18. It will be helpful in this context to survey the scheme of the Act in regard to the conduct of elections, contained in Part V of the Act. Under section 30 as soon as the notification calling upon a constituency to elect a member or members is issued, the Election Commission is to appoint, (1) the last date for making nominations, (2) the date for the scrutiny of nominations, (3) the last date for the withdrawal of candidatures, (4) the date or dates on which a poll shall, if necessary, be taken, and (5) the date before which the election is to be completed. A candidate for Election has to be validly nominated to start with and after such nominations are made the Returning Officer is to hold a scrutiny of nominations on the appointed day. Immediately after all the nomination papers have been scrutinized and decisions accepting or rejecting the same have been recorded by the Returning Officer, he is to prepare a list of validly nominated candidates and affix it to his notice board. Any of these candidates may, however, withdraw his candidature on or before the last date for the withdrawal of candidatures and the Returning Officer is enjoined on receiving a notice of withdrawal to cause the same to be affixed in some conspicuous place in his office. Section 38 provides that immediately after the expiry of the period within which candidatures may be withdrawn as aforesaid the returning officer is to prepare and publish a list of contesting candidates, that is to say, candidates who were included in the list of validly nominated candidates and who have not withdrawn their candidatures within the said period. Section 52 provides for the consequences of death of a candidate before the poll and says that if a contesting candidate dies and a report of his death is received before the commencement of the poll, the returning officer upon being satisfied of the fact of the death is to countermand the poll and thereupon all proceedings with reference to the election are to commence anew in all respects as if for a new election. There are however two provisos to this section : (1) that no further nomination is necessary in the case of a person who was a contesting candidate at the time of the countermanding of the poll and (2) that no person who has given a notice of withdrawal of his candidature under section 37(1) or a notice of retirement from the contest under section 55A(2) before the counter manding of the poll is ineligible for being nominated as a candidate for the election after such countermanding. Sections 53 and 54 prescribe the procedure in contested and uncontested elections. If the number of contesting candidates is more than the number of seats to be filled a poll is to be taken; if the number of such candidates is equal to the number of seats to be filled, the returning officer is to forthwith declare all such candidates to be duly elected to fill these seats and if the number of such candidates is less than the number of seats to be filled, the returning officer is to forthwith declare all such candidates to be elected and the Election Commission is to call upon the constituency to elect a person or persons to fill the remaining seat or seats. Section 55A provides for retirement from contest at elections in Parliamentary and Assembly constituencies, and the consequences thereof. Under section 55A(2) a contesting candidate may retire from the contest by a notice in the prescribed form delivered in the manner therein specified and the returning officer upon receiving such notice of retirement is to cause a copy thereof to be affixed to his notice board and also to be published in the manner prescribed. Sub-section 5 enacts a legal fiction. It states that any person who has given a notice of retirement under sub-section 2 shall thereafter be deemed not to be a contesting candidate for the purposes of section 52. Sub-sections 6 and 7 provide for the consequences of such retirement on the poll. Before such retirement the list of contesting candidates prepared by the returning officer under section 38 is to determine whether there should be a poll or not. Sections 53 and 54 of the Act provide for all possibilities but if by reason of the number of contesting candidates being more than the number of seats to be filled a poll has to be taken and one or more of such contesting candidates retire before the commencement of the poll leaving in the field only such number of candidates as is equal to the number of seats to be filled, sub-sections 6 and 7 provide that the returning officer is to forthwith declare all the remaining contesting candidates to be duly elected to fill those seats and countermand the poll.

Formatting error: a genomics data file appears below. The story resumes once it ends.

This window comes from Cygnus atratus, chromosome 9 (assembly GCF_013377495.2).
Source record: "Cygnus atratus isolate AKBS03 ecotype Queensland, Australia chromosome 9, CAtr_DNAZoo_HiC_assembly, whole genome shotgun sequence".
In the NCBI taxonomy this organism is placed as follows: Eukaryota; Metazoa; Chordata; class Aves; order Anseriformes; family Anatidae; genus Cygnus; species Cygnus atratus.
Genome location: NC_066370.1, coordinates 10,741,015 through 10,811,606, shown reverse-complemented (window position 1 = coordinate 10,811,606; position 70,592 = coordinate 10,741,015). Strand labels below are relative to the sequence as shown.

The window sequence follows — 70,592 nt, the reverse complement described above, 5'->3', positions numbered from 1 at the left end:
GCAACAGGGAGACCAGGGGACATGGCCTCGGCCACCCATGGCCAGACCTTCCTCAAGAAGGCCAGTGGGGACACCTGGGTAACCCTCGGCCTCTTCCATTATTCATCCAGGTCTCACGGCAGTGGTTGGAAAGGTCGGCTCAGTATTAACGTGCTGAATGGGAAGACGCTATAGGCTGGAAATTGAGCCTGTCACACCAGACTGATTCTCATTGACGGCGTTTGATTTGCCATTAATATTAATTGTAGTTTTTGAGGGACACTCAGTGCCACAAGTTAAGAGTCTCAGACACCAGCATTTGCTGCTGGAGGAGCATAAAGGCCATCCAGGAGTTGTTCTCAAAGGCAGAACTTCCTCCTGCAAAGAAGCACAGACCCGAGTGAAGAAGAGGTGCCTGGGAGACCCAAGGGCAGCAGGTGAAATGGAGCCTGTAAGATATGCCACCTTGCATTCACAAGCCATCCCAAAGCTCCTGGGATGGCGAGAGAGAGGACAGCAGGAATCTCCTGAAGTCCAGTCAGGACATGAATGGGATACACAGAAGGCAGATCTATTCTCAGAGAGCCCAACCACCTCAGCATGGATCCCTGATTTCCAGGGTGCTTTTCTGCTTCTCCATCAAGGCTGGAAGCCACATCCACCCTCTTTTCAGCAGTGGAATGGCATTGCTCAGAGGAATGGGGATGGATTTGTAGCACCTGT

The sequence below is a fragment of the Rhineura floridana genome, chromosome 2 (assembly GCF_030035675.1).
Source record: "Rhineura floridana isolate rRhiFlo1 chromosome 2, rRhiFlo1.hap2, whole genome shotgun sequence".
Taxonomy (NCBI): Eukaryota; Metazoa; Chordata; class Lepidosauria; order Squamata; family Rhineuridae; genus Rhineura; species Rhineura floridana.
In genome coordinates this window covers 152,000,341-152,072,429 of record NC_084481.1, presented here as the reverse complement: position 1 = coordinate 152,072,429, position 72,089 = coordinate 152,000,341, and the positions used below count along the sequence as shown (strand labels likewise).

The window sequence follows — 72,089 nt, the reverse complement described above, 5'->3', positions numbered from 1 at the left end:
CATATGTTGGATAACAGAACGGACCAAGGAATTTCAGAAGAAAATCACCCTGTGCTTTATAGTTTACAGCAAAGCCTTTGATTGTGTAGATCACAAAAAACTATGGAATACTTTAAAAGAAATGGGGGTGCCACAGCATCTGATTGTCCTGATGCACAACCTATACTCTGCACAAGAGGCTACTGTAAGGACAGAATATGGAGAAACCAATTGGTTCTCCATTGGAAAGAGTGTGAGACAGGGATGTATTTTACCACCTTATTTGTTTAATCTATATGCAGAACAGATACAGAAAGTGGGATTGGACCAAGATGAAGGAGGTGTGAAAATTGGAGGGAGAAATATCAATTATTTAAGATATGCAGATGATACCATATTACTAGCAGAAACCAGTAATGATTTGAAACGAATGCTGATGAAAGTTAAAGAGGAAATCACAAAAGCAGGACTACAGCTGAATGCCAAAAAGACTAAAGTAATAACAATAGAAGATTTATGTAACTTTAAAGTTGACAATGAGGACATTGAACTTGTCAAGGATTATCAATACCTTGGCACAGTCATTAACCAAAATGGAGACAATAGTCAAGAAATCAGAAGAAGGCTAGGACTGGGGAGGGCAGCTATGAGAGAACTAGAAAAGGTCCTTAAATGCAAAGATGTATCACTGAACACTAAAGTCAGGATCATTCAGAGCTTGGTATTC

19. Then follows Part VI which deals with disputes regarding elections. Section 80 provides that no election is to be called in question except by an election petition presented in accordance with the provisions of this part. Under section 81 an election petition calling in question any election may be presented on one or more of the grounds specified in section 100(1) and section 101 to the Election Commission by any candidate at such election or any elector within forty-five days from, but not earlier than, the date of election of the returned candidate. Section 82 prescribes who are the necessary parties to such petition. The petitioner may merely claim a declaration that the election of all or any of the returned candidates is void. If he does so he must join as respondents to his petition all the returned candidates and any other candidate against whom allegations of any corrupt practice are made in the petition. If, however, in addition to claiming such a declaration the petitioner claims a further declaration that the himself or any other candidate has been duly elected, all the contesting candidates other than the petitioner, and any other candidate against whom allegations of corrupt practices are made in the petition must be joined as respondents to that petition. Section 84 provides for the reliefs that may be claimed by the petitioner. It states that in addition to claiming a declaration that the election of all or any of the returned candidates is void, the petitioner may claim a further declaration that he himself or any other candidate has been duly elected. This is really the foundation of the provisions contained in section 82(a) of the Act which prescribes who are the necessary parties to such a petition. Section 85 enjoins the Election Commission to dismiss the petition if the provisions of section 81 or section 82 or section 117 have not been complied with provided, however, that the petition is not to be dismissed without giving the petitioner an opportunity of being heard. Section 90 prescribes the procedure to be followed by the Election Tribunal and section 90(3) enjoins the Tribunal to dismiss an election petition which does not comply with the provisions of sections 81, 82 or 117, notwithstanding that it has not been dismissed by the Election Commission under section 85. Section 117 refers to the deposit of security by the petitioner for the costs of the petition, and has already been set out above.